The living in this suburb of Chicago are about 75,000 souls. However, 218,000 people lay buried underneath Calvary's 92 acres of superb lakefront property. These posthumous residents include some of the most accomplished people in Evanston history. Among the more elusive dead who inhabit the area is a World War II-era pilot known only as "Seaweed Charlie."
Local legend states that Charlie crashed into Lake Michigan during a training exercise and drowned. He is fabled to crawl out of the lake at night, dripping wet and covered in seaweed, cross Sheridan Road, and disappear as he enters the cemetery.
A story in The Daily Northwestern discusses Seaweed Charlie. Here is part of that story:
Cemetery clerk Tom Berry says it's a fact that Navy pilots trained over Lake Michigan during WWII and that some crashed, but beyond that, he really doesn't buy the legend.
"Just about every cemetery has some ghost story associated with it," he says. "People always look for something to make up to be scary."
But Chicago historian and supernatural explorer Richard Crowe has gathered some "very consistent" witness accounts of one of Seaweed Charlie's appearances in 1993. That year, two Columbia College students driving south on Sheridan noticed as they neared the cemetery that the cars ahead of them were swerving wildly. Then, Crowe says, they saw a tall and thin, glowing figure crossing the road toward the cemetery, wearing a heavy coat and apparently unaware of the traffic.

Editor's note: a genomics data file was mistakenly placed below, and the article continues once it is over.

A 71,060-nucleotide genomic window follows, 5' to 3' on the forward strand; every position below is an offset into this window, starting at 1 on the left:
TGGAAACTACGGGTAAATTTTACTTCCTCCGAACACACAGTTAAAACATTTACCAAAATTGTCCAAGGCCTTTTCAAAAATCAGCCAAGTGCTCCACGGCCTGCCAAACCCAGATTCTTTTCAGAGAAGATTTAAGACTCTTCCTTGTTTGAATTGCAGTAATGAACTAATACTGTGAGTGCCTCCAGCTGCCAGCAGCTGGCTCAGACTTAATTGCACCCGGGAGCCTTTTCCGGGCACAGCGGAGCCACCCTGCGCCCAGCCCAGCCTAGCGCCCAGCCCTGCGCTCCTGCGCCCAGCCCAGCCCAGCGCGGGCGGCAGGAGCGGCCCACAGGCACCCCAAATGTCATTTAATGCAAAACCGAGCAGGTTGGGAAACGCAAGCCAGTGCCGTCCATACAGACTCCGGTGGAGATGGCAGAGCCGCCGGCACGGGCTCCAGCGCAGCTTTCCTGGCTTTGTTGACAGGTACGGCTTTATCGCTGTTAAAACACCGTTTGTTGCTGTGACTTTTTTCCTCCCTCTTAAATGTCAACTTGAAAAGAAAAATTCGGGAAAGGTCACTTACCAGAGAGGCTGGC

Crowe thinks the ghost could be a flight instructor from Glenview Naval Air Station, about seven miles south of Evanston. A pilot crashed in Lake Michigan near NU's Evanston Campus on May 4, 1951, and washed up two days later near Calvary -- the south Evanston coastline is "a natural catch basin for flotsam and jetsam," Crowe says.
I am staying in Evanston tonight. I drove by Cavalry Cemetery several times last night. We drove slowly and looked at the lake and cemetery and saw no sign of the ellusive Seaweed Charlie, so we returned in daylight to wander this breathtaking necropolis. It was quiet and we were the only visitors. A lonely coyote prowled the grounds. He seemed oddly out of place in Chicago, but he seemed happy amongst the dead. Although there were no ghosts, the gravemarkers were impressive enough to speak for the dead. I was awed by the enormous beauty of many of the markers below.